Nearly 80% of all autoimmune diseases occur in women.
Autoimmune diseases result from a dysfunction of the immune system. The immune system is designed to protect you from disease and infection. Sometimes, though, the immune system can produce autoantibodies that attack healthy cells, tissues, and organs. This can lead to autoimmune disease. Autoimmune diseases can affect any part of the body. More than 80 autoimmune diseases have been identified. Some are relatively well known, such as type 1 diabetes, multiple sclerosis, lupus, and rheumatoid arthritis, while others are rare and difficult to diagnose.
What causes autoimmune diseases?
No one is sure what causes autoimmune diseases. In most cases, however, the disease may be caused by genetic and environment factors. Autoimmune diseases can affect anyone, yet, certain people are at greater risk.
Autoimmune disease risk factors include:
Women of childbearing age – more women then men have autoimmune diseases, which often start during their childbearing years.
People with a family history – Some autoimmune diseases run in families, such as lupus and multiple sclerosis. It is also common for different types of autoimmune diseases to affect different members of a single family. Inheriting certain genes can make it more likely to get an autoimmune disease. But a combination of genes and other factors may trigger the disease to start.
Environmental exposures- Certain events or environmental exposures may cause some autoimmune diseases, or make them worse. Sunlight, chemical solvents, cigarette smoking, and viral and bacterial infections are linked to many autoimmune diseases.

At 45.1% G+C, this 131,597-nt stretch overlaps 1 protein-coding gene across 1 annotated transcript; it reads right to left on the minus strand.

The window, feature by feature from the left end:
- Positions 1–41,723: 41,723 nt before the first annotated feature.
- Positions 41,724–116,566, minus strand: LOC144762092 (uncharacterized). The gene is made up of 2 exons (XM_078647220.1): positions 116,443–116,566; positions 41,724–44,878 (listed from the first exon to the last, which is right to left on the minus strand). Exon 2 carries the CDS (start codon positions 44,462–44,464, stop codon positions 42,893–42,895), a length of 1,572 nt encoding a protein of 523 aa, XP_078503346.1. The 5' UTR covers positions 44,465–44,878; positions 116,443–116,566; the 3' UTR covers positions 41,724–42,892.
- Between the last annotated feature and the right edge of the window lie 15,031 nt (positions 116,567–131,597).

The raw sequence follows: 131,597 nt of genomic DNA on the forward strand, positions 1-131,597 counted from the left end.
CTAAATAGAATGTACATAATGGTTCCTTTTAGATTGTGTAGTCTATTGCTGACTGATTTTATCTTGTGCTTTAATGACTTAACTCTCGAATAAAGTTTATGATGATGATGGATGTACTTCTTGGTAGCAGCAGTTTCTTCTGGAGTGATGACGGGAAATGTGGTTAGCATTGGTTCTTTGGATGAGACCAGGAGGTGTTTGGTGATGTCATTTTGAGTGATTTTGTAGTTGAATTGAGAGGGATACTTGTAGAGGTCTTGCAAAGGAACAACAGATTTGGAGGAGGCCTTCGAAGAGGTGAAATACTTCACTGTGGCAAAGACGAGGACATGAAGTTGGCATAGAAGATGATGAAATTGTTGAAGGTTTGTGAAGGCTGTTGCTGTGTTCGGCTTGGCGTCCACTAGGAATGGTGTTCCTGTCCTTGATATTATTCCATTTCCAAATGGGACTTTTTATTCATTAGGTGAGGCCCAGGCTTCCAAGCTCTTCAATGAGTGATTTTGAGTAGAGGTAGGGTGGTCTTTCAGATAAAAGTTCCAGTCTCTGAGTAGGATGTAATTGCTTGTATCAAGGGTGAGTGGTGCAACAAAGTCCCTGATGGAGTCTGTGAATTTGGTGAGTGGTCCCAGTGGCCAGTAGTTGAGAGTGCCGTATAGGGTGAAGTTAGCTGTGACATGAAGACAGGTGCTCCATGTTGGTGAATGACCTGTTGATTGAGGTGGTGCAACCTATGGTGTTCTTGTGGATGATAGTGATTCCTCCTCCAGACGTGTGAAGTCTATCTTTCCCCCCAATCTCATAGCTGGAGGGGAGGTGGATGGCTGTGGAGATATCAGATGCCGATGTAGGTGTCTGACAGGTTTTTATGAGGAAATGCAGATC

Stress – Researches think that stress may be involved in the development of autoimmune diseases. In one study, 80% of individuals reported emotional stress or major like events before the onset of symptoms.
How are autoimmune diseases treated?
There are many types of medicines used to treat autoimmune diseases. Of course treatment depends on which disease you have, how severe it is, and your symptoms.
Treatment can do the following:
Relieve symptoms. Some people can use over-the-counter drugs for mild symptoms, like aspirin and ibuprofen for mild pain. Others with more severe symptoms may need prescription drugs to help relieve symptoms such as pain, swelling, depression, anxiety, sleep problems, fatigue, or rashes.
Replace vital substances the body can no longer make on its own. Some autoimmune diseases, like diabetes and thyroid disease, can affect the body’s ability to make substances it needs to function. With diabetes, insulin injections are needed to regulate blood sugar. Thyroid hormone replacement restores thyroid hormone levels in people with underactive thyroid.
Suppress the immune system. Some drugs can suppress immune system activity. These drugs can help control the disease process and preserve organ function. For instance, these drugs are used to control inflammation in affected kidneys in people with lupus to keep the kidneys working. Medicines used to suppress inflammation include chemotherapy given at lower doses than for cancer treatment and drugs used in patients who have had an organ transplant to protect against rejection. A class of drugs called anti-TNF medications blocks inflammation in some forms of autoimmune arthritis and psoriasis.